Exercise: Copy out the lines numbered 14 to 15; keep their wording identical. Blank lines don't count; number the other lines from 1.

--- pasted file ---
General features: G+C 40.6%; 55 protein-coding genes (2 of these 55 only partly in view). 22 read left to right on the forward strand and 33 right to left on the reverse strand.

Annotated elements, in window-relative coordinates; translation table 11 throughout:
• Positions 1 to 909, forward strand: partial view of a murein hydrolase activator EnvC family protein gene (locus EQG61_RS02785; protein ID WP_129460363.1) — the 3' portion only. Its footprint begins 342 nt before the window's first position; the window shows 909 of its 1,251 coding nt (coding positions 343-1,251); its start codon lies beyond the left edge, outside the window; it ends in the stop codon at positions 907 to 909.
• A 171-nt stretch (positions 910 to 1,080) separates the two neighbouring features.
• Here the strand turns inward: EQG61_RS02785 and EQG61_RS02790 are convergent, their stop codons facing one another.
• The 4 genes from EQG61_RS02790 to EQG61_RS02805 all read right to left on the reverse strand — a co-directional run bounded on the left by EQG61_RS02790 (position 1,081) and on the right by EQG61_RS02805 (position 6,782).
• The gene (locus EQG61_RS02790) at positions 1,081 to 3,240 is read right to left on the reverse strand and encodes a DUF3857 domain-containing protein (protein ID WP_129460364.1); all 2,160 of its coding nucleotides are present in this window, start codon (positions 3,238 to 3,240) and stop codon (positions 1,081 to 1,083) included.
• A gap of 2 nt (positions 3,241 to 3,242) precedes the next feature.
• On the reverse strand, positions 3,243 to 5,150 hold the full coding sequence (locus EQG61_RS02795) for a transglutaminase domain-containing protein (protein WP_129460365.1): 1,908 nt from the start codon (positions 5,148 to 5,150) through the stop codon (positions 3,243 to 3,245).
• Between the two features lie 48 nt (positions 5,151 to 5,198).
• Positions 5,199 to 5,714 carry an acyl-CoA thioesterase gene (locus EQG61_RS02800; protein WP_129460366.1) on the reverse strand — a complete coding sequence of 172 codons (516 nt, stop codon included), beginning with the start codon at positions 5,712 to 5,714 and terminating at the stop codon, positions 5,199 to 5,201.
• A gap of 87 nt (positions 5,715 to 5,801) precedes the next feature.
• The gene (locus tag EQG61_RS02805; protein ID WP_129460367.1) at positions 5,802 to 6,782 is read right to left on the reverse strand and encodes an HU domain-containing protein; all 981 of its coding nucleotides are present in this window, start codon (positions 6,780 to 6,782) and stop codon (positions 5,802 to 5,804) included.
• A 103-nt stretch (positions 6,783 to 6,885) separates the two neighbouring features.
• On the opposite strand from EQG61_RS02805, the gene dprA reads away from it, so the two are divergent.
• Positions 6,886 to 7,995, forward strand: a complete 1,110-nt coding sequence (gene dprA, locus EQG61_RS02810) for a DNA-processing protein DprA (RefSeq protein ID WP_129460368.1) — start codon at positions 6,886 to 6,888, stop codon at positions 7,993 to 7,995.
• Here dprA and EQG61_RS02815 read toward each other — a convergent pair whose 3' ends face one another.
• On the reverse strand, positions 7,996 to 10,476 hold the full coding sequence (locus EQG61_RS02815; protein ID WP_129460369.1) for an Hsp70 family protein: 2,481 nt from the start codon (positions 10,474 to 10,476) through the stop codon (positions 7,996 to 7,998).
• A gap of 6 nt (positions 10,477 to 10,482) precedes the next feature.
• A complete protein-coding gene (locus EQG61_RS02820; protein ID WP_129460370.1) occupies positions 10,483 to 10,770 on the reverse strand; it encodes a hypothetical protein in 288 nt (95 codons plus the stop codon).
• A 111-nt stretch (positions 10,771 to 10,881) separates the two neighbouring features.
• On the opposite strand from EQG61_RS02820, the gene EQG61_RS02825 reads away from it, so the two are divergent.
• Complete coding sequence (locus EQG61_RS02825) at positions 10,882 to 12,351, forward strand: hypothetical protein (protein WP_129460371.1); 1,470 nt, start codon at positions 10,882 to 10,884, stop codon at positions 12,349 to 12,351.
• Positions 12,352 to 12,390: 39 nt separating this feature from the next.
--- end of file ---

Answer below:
• A 103-nt stretch (positions 6,783 to 6,885) separates the two neighbouring features.
• On the opposite strand from EQG61_RS02805, the gene dprA reads away from it, so the two are divergent.